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John Tom Kaighin

Epithet: Native Manx speaker (c.1862-1964)

Record type: Biographies

Biography: John Tom Kaighin farmed in Bride. His sister, Annie Kneale, was also recorded by the Irish Folklore Commission. They came from a large family (also had sisters called Esther and Nellie), but not all the children were Manx speakers. John Kaighin’s command of the Manx language was reinforced by staying with his Manx-speaking grandparents every summer. John Kaighin would drive a flock of sheep to their croft in the hills in order to preserve the lowland pastures for winter grazing. As a youngster he was the go between for his grandparents for anything that was going on in English.

John Tom Kaighin was a life-long farmer following the horses and sowing the corn. Notes from Eric Cregeen’s notebook record him as ‘Blind, aged 85, very lively and with an enormous voice. Still a fluent Manx speaker - gave an hour’s continuous Manx conversation for recording when Kevin Danaher of the Irish Folklore Commission came.’Walter Clarke recalls that during later recordings made by Yn Cheshaght Ghailckagh John Tom Kaighin had an overpowering voice and the story went if he was ploughing at Ballagarrett you could hear him shouting to the horses in Bride village three or four miles away.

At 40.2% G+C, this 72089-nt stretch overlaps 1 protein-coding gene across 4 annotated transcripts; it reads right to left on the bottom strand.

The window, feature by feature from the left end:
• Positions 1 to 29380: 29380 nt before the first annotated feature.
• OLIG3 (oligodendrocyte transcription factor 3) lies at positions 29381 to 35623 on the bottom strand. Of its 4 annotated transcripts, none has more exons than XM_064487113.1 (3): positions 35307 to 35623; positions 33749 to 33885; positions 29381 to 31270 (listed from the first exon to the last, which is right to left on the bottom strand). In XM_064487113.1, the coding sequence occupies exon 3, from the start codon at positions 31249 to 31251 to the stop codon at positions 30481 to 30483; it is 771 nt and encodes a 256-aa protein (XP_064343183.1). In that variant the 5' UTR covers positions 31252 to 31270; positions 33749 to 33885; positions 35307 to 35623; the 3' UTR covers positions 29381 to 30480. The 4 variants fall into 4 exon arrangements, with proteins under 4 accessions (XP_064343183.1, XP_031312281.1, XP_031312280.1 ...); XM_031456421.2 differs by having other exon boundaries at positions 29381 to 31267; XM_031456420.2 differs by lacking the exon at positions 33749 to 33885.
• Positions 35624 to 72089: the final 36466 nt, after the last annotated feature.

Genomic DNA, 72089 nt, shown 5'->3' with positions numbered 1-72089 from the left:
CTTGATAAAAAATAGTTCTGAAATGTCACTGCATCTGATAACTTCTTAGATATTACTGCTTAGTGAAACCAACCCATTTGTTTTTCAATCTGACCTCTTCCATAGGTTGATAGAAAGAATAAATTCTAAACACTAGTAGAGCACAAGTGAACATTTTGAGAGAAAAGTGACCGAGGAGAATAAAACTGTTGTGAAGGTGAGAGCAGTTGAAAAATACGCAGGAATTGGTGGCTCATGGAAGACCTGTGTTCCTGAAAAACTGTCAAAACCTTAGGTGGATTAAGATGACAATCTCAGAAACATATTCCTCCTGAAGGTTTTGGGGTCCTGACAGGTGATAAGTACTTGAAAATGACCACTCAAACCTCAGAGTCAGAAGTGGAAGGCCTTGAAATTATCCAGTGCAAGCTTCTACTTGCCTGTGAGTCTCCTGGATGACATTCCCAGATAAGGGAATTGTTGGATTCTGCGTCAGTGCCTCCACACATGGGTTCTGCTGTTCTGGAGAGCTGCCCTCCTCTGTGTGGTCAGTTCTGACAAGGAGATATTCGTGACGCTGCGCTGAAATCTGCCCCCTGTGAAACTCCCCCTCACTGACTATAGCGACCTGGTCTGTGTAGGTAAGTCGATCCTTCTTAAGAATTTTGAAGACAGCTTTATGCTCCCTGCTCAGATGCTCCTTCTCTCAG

Kaighin was very conscious of the passing of time and particularly the new technology employed in farming,

“…but now they are lazy, there is a thing at them to sow the corn…there’s a thing at them for putting manure on the land. They are not wanting to put it on with the hands at them…The world’s going far speedier than it used to be…” (John Thomas Kaighin 1948)

Gender: Male

Name Variant: Kaighin, John Tom, Mr


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